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The vegetation of the balsam mountains of southwest virginia usa a phytosociological study

, : The vegetation of the balsam mountains of southwest virginia usa a phytosociological study. Bulletin of the Torrey Botanical Club 111(3): 287-300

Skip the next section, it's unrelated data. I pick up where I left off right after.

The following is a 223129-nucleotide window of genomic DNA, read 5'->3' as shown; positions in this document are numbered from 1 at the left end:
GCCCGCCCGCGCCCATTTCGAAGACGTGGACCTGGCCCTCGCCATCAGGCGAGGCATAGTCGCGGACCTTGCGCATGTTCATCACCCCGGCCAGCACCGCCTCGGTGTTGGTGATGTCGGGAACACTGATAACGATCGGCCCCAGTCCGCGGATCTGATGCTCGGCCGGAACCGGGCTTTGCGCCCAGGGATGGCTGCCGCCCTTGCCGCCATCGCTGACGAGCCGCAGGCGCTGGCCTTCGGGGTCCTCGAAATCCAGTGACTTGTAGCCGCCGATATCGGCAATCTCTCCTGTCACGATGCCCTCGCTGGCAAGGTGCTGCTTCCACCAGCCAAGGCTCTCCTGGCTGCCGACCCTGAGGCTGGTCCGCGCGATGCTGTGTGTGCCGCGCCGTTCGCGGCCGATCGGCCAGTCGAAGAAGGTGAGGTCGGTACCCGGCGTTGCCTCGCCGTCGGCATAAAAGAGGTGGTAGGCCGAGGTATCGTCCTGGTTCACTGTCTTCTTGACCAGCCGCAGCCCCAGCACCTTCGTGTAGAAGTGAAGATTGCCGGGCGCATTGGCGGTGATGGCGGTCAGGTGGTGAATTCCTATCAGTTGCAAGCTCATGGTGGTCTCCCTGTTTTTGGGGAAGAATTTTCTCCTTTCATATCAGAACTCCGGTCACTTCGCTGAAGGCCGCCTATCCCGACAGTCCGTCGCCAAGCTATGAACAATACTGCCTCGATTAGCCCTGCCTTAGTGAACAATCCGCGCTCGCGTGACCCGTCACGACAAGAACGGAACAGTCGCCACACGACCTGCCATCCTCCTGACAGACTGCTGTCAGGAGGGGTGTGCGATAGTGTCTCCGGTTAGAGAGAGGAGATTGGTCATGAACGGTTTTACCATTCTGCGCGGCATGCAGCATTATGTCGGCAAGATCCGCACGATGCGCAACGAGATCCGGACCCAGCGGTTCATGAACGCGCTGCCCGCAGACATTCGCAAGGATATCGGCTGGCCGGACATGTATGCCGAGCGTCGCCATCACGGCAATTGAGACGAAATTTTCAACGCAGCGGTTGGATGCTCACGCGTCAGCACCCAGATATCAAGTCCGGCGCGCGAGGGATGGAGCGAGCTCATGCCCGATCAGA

A quantitative phytosociological survey was made of the woody and herbaceous vegetation of the Balsam Mountains. Sixty-five forest stands were sampled between 1125 and 1547 m in elevation. Density measurements for understory vegetation and per cent cover for herbaceous species were measured in 20 of the 65 stands. Stands were ordinated using detrended correspondence analysis, and divided into 9 community-types: spruce, spruce-fir, northern hardwoods (beech-maple and dwarf beech subtypes), yellow birch (ravine and boulder field subtypes), mesophytic mesophytic-oak and northern red oak. A correlation analysis was performed to test for significant correlations between community composition and enviromental parameters. Canopy species importance values tended to correlate predictably with most environmental parameters (particularly with elevation and moisture, and associated parameters such as pH). Herbaceous vegetation commonly associated with mesic conditions tended to show a strong correlations with Mg and Ca. The first ordination axis of both the canopy and herbaceous vegetation correlate with an elevation-moisture gradient. Axis 2 of the canopy ordination, which correlates with Ca levels and herbaceous species diversity, separates mesophytic from mesophytic-oak communities. Axis 2 of the herbaceous ordination, which correlates with magnesium levels and organic matter percentage, separates mesophytic, mesophytic-oak and northern red oak communities. One fairly extensive community-type, located on open north slopes, resembles the high elevation cove forests of the Great Smokies. The vegetation of all topographic types was much more mesic than forests of similar topography elsewhere in the southern Appalachians. Slopes below 1500 m in elevation may have been dominated by spruce prior to the large scale logging operations of the early 1900's. Perhaps the disturbance of former boreal forests has enabled mesic hardwood forests to exist at these higher elevations where moisture is abundant.

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